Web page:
The Government acknowledges that elders have to wait for some time to be admitted to subsidised places at present, in particular for NH places which provide a higher level of care.  In this connection, we have adopted a series of measures to increase the provision of subsidised places.  From now on (ie 2012-13) to 2014-15, over 1 600 additional subsidised residential care places for the elderly are expected to commence operation, of which over half (about 900 places) are NH places.  Besides, the Social Welfare Department (SWD) has earmarked sites in ten development projects for the construction of new contract homes.

     The waiting time for subsidised places is affected by a number of factors, such as the number of applicants, their specific preference for homes (including location and religious background), the turnover rate of residents in individual homes, etc.  The statistics of SWD as at the end of February 2012 indicated that 95% of the applicants for NH places and 99.7% of the applicants for C&A places had specific preference for home location.  In fact, the waiting time could be substantially reduced if an applicant has no specific preference.

     As regards home care services, it now takes about two months on average for frail elders to wait for regular subsidised services.  The Government will provide 500 additional places for Enhanced Home and Community Care Services this year.  The additional places outnumber the elders currently waiting for such services (ie about 300).  We believe that this will further ease the waiting situation.

(b) & (c) According to the guidelines, a non-official member of an advisory body normally should not serve more than six years in any one capacity.  Where a member is appointed to a different post (eg chairman or vice-chairman) of the same body, however, such an appointment should be regarded as a new appointment and the six-year rule will apply afresh.  The appointments of all current EC members (including the Chairman and Vice-chairman) are in compliance with the above requirement.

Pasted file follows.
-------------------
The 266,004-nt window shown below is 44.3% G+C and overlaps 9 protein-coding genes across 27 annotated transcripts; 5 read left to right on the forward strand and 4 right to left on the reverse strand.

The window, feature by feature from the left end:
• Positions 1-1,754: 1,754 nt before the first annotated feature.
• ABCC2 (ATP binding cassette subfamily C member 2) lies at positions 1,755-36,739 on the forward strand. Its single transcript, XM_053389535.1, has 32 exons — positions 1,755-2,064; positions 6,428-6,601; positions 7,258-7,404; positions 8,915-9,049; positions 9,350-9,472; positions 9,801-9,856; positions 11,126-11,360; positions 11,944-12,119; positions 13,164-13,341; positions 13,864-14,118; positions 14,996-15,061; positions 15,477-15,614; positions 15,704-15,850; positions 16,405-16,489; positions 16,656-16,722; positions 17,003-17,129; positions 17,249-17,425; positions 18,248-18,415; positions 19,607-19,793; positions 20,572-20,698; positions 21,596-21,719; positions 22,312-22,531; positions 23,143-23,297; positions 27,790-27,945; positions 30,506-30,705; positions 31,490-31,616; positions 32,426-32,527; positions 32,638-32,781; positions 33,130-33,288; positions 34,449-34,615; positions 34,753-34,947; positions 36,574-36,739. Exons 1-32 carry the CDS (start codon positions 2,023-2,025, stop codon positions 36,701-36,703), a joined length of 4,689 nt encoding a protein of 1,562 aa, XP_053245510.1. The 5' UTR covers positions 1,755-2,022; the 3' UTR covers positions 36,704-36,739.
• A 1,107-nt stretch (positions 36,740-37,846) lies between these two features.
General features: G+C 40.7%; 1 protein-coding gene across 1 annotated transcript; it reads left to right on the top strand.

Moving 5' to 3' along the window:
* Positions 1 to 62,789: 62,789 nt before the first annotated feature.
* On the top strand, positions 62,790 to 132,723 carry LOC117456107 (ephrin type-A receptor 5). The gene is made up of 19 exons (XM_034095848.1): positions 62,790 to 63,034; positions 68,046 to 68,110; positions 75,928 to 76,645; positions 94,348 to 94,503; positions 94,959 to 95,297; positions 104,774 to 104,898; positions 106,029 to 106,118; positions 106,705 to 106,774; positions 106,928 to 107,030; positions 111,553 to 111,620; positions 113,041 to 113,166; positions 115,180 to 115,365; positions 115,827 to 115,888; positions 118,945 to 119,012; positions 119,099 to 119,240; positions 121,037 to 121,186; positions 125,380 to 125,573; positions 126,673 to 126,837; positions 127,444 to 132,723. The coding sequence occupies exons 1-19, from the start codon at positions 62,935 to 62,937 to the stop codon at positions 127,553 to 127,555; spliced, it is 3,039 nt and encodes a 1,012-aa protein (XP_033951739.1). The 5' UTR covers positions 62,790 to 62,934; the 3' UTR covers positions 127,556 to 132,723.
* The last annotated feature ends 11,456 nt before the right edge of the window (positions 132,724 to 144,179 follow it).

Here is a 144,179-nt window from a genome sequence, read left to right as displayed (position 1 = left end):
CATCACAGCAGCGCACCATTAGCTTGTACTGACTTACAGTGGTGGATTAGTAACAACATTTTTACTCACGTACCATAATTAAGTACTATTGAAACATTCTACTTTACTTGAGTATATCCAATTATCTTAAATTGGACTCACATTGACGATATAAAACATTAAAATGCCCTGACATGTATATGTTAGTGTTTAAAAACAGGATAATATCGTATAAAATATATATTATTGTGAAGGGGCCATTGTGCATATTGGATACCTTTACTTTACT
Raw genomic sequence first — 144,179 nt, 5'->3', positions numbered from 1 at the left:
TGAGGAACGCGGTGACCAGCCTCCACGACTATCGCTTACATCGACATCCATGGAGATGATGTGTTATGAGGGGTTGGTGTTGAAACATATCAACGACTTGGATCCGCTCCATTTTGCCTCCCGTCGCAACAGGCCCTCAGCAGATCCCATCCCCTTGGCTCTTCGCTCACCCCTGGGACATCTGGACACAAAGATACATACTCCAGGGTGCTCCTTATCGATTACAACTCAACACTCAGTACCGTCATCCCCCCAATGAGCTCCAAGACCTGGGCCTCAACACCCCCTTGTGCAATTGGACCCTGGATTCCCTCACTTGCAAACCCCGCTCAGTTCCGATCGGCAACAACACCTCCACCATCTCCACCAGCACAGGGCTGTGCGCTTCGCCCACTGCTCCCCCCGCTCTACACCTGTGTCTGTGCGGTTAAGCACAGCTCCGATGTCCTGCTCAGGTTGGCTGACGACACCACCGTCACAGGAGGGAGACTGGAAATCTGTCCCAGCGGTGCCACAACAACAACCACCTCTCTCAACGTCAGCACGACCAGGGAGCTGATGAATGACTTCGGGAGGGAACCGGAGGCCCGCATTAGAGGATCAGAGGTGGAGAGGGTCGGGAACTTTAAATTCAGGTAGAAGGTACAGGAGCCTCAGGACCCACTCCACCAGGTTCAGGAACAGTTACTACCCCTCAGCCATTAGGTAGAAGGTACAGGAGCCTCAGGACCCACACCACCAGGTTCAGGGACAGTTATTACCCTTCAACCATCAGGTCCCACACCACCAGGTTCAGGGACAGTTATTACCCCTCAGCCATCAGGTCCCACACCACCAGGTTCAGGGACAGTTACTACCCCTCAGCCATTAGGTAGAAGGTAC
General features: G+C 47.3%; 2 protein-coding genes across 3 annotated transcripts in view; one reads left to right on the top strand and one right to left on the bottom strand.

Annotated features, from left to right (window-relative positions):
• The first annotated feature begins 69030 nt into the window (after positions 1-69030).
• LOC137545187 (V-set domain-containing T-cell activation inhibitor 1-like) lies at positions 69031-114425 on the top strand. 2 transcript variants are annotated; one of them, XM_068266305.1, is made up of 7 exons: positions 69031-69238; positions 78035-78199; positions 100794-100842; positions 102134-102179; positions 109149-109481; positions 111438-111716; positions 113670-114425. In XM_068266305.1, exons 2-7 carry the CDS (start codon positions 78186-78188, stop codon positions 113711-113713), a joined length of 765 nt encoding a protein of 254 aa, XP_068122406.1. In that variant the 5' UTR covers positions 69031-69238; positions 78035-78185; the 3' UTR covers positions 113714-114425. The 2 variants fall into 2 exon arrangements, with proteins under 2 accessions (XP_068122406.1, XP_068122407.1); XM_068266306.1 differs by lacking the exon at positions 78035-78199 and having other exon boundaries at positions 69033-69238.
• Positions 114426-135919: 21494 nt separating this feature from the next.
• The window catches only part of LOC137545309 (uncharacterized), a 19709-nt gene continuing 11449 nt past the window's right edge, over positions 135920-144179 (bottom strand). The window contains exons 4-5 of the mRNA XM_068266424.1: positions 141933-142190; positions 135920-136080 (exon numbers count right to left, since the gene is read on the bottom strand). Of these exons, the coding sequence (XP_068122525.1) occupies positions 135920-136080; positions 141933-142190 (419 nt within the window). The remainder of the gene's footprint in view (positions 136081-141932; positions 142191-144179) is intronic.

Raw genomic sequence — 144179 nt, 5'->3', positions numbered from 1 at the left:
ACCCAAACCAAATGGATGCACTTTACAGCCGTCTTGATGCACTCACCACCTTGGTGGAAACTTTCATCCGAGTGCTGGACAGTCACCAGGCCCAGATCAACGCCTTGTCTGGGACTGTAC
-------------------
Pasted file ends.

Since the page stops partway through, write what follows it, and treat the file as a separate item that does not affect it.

In selecting members for advisory bodies, the basic principle adopted by the Government is to appoint individuals on their own merit, so as to secure the services of the most suitable persons to meet the requirements of the bodies concerned.  Also, the composition should broadly reflect the interests and views of stakeholders in the community.  Factors for consideration include the ability, expertise, experience, integrity and commitment to public service (eg with reference to their track record in public service and other community services) of the persons concerned as well as the functions and nature of business of the advisory bodies.  EC now comprises members from the health care, social welfare, elderly group, elderly homes, professional and academic sectors, etc.  They all have experience in other community services.

     Besides, as in the case of many other Government advisory bodies, EC members are appointed on an ad personam basis.  Generally speaking, appointing members of advisory bodies on an ad personam basis is more in line with the principle of selecting people on their merit, and can allow them to contribute their talent, expertise and experience without constraints.  It also introduces diversity to the membership and reduces the possibility of conflict of interests.

Ends/Wednesday, April 25, 2012
Issued at HKT 15:31


Print this page